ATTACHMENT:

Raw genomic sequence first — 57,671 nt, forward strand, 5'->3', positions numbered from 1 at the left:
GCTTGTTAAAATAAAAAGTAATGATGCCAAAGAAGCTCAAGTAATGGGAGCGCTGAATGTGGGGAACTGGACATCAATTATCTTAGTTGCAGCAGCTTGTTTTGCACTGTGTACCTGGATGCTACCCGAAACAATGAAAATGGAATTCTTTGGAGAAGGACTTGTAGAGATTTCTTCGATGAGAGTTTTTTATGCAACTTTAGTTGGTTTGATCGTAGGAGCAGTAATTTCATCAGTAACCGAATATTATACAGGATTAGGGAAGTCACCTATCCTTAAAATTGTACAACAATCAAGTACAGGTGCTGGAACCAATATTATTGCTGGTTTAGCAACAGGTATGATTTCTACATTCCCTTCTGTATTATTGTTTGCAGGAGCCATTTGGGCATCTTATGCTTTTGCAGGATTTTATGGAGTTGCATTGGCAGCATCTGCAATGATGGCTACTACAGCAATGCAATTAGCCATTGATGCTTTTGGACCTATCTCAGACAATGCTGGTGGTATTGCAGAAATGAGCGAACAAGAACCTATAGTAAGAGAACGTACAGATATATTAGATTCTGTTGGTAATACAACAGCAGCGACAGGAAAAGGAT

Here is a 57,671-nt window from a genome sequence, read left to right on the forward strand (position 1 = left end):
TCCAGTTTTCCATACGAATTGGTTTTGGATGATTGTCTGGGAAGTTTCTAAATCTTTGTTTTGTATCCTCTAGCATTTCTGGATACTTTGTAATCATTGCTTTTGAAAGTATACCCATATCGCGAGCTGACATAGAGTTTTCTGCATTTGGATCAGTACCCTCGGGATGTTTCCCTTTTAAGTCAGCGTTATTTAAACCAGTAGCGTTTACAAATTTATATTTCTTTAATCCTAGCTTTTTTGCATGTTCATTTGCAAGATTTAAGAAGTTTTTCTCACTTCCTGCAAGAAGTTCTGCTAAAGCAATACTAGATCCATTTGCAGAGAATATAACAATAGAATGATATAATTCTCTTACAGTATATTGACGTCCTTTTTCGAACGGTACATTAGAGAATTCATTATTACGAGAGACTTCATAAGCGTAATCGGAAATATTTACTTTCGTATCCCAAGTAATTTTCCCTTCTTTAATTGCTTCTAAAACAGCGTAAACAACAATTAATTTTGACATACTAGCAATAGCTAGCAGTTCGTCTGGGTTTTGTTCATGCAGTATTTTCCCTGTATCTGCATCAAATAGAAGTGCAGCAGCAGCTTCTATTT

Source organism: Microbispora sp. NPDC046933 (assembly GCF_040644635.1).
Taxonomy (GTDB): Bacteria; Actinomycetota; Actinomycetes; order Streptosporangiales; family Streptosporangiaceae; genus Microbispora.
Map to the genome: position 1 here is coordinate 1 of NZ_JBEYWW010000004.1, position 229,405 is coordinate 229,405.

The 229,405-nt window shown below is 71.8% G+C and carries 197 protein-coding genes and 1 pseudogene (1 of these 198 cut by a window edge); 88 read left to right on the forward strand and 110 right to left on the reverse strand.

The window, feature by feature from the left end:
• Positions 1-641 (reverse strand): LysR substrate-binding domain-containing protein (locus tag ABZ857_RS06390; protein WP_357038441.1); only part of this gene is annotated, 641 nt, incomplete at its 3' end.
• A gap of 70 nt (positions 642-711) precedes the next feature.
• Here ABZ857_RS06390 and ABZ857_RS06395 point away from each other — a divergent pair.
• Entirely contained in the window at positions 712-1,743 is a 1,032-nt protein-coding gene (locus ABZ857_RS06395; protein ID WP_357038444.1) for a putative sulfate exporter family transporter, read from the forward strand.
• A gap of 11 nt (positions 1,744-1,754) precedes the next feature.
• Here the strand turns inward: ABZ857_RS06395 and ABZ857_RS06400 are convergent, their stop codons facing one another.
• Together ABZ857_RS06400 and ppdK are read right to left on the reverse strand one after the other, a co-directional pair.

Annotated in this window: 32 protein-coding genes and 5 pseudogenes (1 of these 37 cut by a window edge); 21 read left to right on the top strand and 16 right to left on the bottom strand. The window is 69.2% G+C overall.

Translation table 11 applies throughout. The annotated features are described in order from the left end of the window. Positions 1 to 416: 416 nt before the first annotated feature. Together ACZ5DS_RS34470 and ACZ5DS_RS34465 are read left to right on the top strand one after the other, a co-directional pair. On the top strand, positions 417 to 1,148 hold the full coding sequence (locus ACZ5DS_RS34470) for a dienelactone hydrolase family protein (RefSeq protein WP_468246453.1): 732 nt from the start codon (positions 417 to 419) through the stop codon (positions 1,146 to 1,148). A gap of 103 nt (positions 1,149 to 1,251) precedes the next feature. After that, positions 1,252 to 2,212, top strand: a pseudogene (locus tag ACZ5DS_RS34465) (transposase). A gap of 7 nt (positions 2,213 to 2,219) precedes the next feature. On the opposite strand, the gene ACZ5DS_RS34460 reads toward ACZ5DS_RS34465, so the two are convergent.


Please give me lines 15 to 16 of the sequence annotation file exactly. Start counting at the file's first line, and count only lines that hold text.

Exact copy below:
• Here the strand turns inward: ABZ857_RS06395 and ABZ857_RS06400 are convergent, their stop codons facing one another.
• Together ABZ857_RS06400 and ppdK are read right to left on the reverse strand one after the other, a co-directional pair.